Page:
Co-Chairman; Former Secretary of the U.S. Treasury
Robert E. Rubin began his career at Goldman Sachs & Co. in 1966. He served as vice chairman and co-chief operating officer from 1987 to 1990, and as co-senior partner and co-chairman from 1990 to 1992. Before joining Goldman Sachs, he was an attorney at the firm of Cleary, Gottlieb, Steen & Hamilton from 1964 to 1966. Secretary Rubin joined the Clinton administration in 1993, serving in the White House as assistant to the president for economic policy, and as the first director of the National Economic Council. He served as the seventieth secretary of the treasury from 1995 to 1999. From 1999 to 2009, Mr. Rubin served as a member of the board of directors at Citigroup and as a senior adviser to the company. He is chairman of the board of the Local Initiatives Support Corporation, the United States' leading community-development support organization. He serves on the board of trustees of Mount Sinai Medical Center and is a member of the Harvard Corporation. In 2006, Mr. Rubin was one of the founders of the Hamilton Project, an economic policy project housed at the Brookings Institution that offers a strategic vision and innovative policy proposals on how to create a growing economy that benefits more Americans. In 2010, Mr. Rubin joined Centerview Partners as a counselor of the firm. He is author of In an Uncertain World: Tough Choices from Wall Street to Washington, a New York Times best seller and one of Business Week's ten best business books of the year. He is based in New York City.
Sound fiscal policy, based not on sequestration but on revenue increases and entitlement reform, is the key to a strong economic recovery and to smoothing the unwinding of unconventional monetary policy, argues CFR Co-Chairman Robert E. Rubin.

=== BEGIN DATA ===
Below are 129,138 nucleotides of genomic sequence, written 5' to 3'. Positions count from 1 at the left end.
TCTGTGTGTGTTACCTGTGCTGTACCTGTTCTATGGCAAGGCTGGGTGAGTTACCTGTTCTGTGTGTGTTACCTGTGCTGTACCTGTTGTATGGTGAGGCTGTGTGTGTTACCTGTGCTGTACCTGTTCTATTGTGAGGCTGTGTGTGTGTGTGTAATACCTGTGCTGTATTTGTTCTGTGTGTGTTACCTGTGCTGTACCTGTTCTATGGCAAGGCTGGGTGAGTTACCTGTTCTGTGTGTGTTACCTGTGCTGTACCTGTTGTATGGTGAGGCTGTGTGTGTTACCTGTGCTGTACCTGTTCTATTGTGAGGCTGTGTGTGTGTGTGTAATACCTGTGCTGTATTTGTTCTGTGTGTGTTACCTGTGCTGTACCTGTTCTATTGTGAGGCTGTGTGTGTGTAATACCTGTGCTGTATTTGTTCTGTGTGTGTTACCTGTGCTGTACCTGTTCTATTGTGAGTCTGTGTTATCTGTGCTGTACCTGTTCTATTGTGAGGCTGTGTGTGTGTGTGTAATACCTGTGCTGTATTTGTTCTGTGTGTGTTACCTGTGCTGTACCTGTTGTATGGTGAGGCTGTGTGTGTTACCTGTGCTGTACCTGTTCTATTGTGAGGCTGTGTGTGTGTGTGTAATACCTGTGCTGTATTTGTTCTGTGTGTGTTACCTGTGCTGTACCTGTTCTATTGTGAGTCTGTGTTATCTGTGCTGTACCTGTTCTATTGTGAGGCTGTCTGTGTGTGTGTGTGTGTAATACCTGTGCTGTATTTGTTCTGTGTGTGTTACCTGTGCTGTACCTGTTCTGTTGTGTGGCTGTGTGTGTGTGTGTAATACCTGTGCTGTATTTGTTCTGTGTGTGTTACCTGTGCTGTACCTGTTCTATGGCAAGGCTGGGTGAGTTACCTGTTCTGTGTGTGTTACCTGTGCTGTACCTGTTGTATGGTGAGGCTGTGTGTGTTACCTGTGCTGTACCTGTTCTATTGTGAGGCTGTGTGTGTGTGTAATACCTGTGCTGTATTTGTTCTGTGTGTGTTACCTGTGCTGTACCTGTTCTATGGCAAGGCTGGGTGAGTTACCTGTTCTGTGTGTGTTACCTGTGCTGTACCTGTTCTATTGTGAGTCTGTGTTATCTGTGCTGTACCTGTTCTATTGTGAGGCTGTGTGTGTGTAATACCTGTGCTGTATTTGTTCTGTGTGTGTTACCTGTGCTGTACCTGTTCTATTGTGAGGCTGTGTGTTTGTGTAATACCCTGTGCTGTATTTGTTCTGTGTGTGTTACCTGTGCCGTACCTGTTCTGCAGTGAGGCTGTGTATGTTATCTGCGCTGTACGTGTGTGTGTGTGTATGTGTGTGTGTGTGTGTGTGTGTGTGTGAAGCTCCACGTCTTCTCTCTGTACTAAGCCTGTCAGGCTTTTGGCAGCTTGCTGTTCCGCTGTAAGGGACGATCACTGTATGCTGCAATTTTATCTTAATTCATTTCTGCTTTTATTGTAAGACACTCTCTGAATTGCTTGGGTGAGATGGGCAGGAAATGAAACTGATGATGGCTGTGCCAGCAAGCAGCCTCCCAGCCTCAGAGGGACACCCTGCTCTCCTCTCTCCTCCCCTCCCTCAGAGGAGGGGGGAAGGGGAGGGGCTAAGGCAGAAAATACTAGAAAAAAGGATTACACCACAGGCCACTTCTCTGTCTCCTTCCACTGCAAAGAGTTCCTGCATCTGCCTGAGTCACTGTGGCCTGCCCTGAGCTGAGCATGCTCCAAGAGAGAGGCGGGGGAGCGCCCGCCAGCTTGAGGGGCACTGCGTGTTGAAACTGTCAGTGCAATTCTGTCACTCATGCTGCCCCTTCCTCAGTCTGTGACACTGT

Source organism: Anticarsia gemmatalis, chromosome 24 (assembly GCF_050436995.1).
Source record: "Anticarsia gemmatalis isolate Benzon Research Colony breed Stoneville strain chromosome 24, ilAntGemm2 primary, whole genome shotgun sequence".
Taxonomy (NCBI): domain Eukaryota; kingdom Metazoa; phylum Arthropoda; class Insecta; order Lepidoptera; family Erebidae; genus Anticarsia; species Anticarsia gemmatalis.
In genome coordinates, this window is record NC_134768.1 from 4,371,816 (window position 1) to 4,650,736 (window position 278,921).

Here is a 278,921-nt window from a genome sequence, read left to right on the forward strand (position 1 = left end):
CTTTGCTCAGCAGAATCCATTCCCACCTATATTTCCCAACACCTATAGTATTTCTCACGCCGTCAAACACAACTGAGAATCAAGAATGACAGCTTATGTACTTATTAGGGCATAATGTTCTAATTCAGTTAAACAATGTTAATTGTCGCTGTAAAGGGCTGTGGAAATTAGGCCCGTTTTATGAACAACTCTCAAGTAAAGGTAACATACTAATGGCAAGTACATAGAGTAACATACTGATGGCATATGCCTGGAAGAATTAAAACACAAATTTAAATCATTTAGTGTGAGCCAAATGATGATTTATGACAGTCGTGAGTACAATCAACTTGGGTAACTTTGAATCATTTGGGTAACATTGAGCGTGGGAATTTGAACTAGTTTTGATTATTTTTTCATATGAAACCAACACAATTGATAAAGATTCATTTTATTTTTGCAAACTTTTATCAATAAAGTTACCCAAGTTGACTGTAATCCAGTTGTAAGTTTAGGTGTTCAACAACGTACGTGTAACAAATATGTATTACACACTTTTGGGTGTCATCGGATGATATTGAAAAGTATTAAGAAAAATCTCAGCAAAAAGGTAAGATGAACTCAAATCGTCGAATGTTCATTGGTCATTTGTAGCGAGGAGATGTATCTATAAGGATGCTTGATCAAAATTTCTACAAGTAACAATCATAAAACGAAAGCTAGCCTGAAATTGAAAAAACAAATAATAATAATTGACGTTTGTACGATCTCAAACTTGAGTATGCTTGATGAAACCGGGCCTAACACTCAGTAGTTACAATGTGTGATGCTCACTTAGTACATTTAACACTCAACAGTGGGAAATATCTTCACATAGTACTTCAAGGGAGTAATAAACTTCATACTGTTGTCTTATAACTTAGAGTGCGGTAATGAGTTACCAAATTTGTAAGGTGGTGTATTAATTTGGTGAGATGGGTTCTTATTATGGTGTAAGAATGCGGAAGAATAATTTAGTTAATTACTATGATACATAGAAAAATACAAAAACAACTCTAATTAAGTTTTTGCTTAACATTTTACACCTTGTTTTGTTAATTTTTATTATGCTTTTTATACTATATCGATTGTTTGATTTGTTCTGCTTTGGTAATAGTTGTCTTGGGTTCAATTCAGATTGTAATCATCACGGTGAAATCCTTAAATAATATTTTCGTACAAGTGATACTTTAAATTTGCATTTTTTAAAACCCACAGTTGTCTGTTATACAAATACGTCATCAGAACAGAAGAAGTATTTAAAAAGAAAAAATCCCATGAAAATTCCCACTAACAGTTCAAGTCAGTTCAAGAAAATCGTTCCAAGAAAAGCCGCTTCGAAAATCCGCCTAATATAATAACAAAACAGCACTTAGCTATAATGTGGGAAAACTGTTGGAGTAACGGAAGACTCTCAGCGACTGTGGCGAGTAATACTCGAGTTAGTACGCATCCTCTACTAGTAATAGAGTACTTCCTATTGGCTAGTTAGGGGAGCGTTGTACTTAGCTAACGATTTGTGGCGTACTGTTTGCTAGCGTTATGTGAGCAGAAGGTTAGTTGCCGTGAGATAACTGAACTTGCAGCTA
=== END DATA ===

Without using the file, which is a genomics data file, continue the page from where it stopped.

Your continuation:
It has been a generation since our country last had a robust conversation about combatting poverty. Now is the time to reinvigorate that conversation, not cut needed benefits, write Robert E. Rubin, Roger C. Altman, and Melissa Kearney.
Cyprus's last-minute bailout deal highlights the vulnerabilities in the island nation's financial system, as well as the flaws in the eurozone's ability to effectively respond to banking crises, says CFR's Robert E. Rubin.
With the fiscal cliff looming and our current fiscal trajectory unsustainable, "We should let the Bush high-end tax cuts expire, with an achievable, progressive reduction in tax expenditures. And we should have spending cuts, including entitlement reforms, equally matched by revenue increases," says Robert E. Rubin.
CFR co-chair Robert Rubin; Director of the Peterson Institute for International Economics, C. Fred Bergsten; and Director of CFR's Maurice R. Greenberg Center for Geoeconomic Studies, Sebastian Mallaby discuss the bond-purchasing plan of the European Central Bank, the German constitutional court decision over the European Stability Mechanism, and the Federal Reserve's plan for additional quantitative easing.
Former U.S. Treasury Secretary and CFR Co-ChairRobert E. Rubin, CFR Senior Fellow Sebastian Mallaby, and Peterson Institute for International Economics Director C. Fred Bergsten discuss the European Central Bank's bond purchasing plan and the German constitutional court decision on the European Stabilization Mechanism with Foreign Affairs' Managing Editor Jonathan D. Tepperman.
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